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How to Discuss Personal Hygiene with Seniors

By Deniese Williams, RN

Personal hygiene can become a troubling issue for older loved ones. They may wear the same dirty, rumpled clothes day after day, neglect to brush their teeth or forget to bathe entirely. What should you do when you observe that they no longer seem to care about their appearance? Here are some suggestions.

How to Address Personal Hygiene Issues in a Sensitive Manner

  • Start a calm, nonjudgmental conversation: Approach the subject in a gentle, calm and positive manner. Understand that problems with cleanliness and hygiene in the elderly may be caused by underlying issues like depression, decreased vision or sense of smell or even types of dementia like Alzheimer’s disease. Keep that in mind when discussing sensitive issues.
  • Don’t impose unrealistic standards: While your typical routine may include a daily shower, that might not be necessary for mom or dad. Remember, if they are not particularly active, they may not need daily bathing. In fact, too many showers or baths can lead to dry, irritated skin.
  • Set up outings with friends: A lunch date with a long-time friend or a shopping trip to the mall may provide a good reason to spruce up. It’s easy for people to let appearances slip if they are largely homebound. Getting out is a good motivator.
  • Make sure they are physically able: Lack of hygiene could be related to the accumulated aches and pains of aging – or even the fear of slipping and falling. Arthritis, poor coordination or joint pain make getting in the shower or tub difficult. Installing sturdy safety bars or shower/bath chairs could help.
  • Check their medications: Mixing meds can trigger numerous side effects that, in turn, may cause drowsiness, lack of coordination or general malaise. Failing to shower or bathe under such circumstances can be an unintended consequence.
  • Perhaps the biggest concern about poor hygiene is that it can be a precursor or symptom of other, more serious age-related disabilities, such as Alzheimer’s disease. At The Cabana at Jensen Dunes, we are attuned to the many issues that can affect older adults – and we have dedicated, experienced, caring team members on duty 24/7 to address them. To learn more, please call us today at 772-322-1000.

Personal Hygiene Care for Adults

It’s not true that adults and the elderly lack personal hygiene, simply that they are in a different situation than many of their family and friends are familiar with. It may be difficult for them to perform personal hygiene tasks, including the activities of daily living (ADLs) like getting dressed or bathing. They may also be influenced by medications and other components that are necessary for their well-being, as we saw above.

If you’ve noticed personal hygiene issues in an elderly friend or relative, there are a few things you can do to help after you’ve initiated the first conversation and identified the problem:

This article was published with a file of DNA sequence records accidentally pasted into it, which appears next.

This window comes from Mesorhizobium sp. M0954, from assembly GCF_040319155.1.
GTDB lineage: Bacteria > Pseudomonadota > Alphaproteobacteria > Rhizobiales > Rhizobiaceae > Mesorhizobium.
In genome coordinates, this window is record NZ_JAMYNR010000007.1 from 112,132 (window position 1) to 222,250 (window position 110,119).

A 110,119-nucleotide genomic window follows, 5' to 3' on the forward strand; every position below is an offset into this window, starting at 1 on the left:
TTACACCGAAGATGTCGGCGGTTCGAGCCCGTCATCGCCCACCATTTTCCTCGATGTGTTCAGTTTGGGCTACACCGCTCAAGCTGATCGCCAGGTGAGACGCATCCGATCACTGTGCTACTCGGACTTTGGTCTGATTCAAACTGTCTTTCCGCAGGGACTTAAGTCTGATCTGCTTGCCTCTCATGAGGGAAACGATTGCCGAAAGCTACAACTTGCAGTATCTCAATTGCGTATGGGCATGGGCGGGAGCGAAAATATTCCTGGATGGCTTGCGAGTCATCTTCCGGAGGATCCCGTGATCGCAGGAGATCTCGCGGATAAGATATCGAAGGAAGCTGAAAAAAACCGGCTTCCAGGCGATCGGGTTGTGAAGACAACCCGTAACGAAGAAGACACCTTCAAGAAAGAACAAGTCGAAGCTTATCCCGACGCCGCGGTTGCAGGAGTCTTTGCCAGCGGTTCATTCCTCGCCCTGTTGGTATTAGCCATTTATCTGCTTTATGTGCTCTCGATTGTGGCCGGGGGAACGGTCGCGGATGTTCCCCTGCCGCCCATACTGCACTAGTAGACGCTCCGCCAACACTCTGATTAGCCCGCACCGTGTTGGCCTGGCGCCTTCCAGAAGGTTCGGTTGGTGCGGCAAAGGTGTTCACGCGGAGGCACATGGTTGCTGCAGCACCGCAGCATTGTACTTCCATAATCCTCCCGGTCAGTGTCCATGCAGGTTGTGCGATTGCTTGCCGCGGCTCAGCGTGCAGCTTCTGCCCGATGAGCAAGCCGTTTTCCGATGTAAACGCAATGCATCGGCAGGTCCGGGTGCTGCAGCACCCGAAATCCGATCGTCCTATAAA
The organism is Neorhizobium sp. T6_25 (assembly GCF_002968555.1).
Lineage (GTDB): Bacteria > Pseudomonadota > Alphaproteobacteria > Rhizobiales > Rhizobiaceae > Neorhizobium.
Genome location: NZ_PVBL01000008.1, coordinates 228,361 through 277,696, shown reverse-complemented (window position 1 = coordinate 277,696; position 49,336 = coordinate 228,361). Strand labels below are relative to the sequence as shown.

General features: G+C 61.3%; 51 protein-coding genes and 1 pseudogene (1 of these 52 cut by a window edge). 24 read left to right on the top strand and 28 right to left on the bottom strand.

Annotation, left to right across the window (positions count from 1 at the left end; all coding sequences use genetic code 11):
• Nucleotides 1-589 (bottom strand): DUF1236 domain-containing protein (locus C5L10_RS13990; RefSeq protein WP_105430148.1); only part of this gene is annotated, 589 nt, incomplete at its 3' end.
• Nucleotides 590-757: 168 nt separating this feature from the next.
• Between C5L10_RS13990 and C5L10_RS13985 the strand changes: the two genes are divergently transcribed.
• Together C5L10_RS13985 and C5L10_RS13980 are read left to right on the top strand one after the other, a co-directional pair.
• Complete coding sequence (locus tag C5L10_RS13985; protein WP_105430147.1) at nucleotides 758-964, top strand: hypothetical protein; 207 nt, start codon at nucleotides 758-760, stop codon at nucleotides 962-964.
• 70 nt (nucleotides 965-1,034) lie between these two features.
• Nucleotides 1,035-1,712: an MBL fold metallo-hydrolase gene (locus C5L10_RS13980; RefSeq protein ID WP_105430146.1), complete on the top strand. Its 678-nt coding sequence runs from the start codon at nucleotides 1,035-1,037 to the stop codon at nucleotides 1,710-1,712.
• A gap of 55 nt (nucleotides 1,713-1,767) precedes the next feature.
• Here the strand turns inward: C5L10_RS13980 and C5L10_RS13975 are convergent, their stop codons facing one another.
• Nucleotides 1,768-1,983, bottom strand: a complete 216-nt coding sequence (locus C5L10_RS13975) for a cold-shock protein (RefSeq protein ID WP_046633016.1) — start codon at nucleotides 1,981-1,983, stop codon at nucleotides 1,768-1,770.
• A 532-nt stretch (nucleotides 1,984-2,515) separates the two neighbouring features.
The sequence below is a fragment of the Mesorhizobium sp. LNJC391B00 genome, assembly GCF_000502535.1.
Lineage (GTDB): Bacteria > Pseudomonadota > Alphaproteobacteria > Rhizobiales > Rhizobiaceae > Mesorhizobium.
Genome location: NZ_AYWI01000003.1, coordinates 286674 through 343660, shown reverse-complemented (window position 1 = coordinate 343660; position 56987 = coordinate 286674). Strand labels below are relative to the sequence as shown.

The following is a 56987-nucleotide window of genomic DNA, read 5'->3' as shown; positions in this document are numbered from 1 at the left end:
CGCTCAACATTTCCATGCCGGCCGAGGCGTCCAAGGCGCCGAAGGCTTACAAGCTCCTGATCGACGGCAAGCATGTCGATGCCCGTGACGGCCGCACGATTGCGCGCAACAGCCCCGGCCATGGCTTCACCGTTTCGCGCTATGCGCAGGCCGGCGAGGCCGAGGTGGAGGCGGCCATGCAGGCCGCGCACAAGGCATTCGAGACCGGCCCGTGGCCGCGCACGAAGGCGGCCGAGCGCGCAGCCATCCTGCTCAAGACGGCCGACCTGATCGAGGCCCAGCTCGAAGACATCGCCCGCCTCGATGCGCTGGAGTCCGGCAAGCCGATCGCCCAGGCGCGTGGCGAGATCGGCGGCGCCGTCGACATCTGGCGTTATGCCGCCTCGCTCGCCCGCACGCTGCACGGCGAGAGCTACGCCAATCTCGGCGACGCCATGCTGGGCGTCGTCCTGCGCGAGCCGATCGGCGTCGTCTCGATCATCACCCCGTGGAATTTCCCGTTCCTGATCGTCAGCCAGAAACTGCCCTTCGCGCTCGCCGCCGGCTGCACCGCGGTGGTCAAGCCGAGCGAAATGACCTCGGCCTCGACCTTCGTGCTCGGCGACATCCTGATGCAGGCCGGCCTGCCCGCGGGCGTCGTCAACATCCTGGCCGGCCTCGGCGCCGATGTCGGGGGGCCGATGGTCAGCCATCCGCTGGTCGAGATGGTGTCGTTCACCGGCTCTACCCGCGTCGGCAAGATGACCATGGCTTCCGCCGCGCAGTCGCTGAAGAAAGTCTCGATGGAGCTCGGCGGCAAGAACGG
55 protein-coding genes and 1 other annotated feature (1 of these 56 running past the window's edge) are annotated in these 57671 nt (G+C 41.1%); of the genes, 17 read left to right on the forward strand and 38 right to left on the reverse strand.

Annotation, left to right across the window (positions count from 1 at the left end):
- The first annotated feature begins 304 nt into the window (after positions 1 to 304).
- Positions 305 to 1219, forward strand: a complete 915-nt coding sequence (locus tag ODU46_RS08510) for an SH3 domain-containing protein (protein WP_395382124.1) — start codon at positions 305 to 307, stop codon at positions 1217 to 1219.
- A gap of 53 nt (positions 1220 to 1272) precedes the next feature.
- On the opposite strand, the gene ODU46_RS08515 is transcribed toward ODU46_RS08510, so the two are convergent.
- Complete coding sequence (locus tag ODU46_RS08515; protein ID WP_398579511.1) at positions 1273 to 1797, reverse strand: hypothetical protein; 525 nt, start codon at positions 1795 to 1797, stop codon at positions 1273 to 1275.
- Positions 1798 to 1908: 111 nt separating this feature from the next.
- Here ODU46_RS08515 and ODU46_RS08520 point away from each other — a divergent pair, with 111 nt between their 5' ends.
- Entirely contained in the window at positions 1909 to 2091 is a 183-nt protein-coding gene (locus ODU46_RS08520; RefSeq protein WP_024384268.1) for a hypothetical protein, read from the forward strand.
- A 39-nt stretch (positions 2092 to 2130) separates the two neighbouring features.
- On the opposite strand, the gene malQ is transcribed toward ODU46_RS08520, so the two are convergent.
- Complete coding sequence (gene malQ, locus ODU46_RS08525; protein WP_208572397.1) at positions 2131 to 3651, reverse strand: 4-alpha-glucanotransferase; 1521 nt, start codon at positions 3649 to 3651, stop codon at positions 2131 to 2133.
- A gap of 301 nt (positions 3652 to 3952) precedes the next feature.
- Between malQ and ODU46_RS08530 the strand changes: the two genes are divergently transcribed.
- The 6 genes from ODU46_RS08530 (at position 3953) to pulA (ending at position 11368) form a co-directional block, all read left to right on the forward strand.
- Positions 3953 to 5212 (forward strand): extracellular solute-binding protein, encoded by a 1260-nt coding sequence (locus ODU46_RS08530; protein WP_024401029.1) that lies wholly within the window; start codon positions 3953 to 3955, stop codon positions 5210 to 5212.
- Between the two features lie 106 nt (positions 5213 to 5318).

• Offer help gently: If an older friend or relative is having trouble caring for their own personal hygiene needs, you or someone they’re close to can offer to help. Getting fresh clothes may be easier if you do the laundry so they don’t have to lift heavy baskets or detergent bottles, for instance.
  • Seek a professional medical opinion: If you’re worried that the personal hygiene issues are caused by a more serious concern, such as dementia, then you should take your relative or friend to get a professional diagnosis. Their family physician or a geriatric specialist will be able to help you get the answers you need.
  • Consider a senior living community: Personal hygiene may not be the only part of an individual’s life that’s suffering. If your friend or relative isn’t enjoying activities or being social because it’s more difficult for them to get out, it may be time to move to a retirement community. Retirement communities like The Cabana at Jensen Dunes offer assisted living and memory care neighborhoods that provide help with daily tasks (including personal hygiene care) as well as engaging activities that can significantly improve quality of life.

Focus Personal Hygiene and Support Conversations on Positive Changes

It’s often difficult for individuals to ask for help – something that’s true of people of all ages. When discussing personal hygiene care for the elderly, focus on what they can do and how changes can make a positive impact on their lives. Improving hygiene can greatly improve quality of life and help individuals and families live safer, happier and healthier lives.

At the Cabana at Jensen Dunes, the safety of residents is our top concern, which means we support residents’ personal hygiene as well as their overall well-being. We adapt all our support and care plans to individual residents and the times we’re living through, including implementing additional safety measures during the coronavirus.

Contact us for more information on our Florida retirement community, including our dementia and Alzheimer’s care options. We’ll be happy to answer your questions and help you find the right support for your family and friends.


About the Author

Deniese Williams, Executive Director of The Cabana at Jensen Dunes, is a registered nurse with a Master of Science in Nursing and more than 20 years of experience in the long-term care industry.


Editor’s Note:

This blog was originally written in 2017, but has been updated with new information for clarity and relevancy.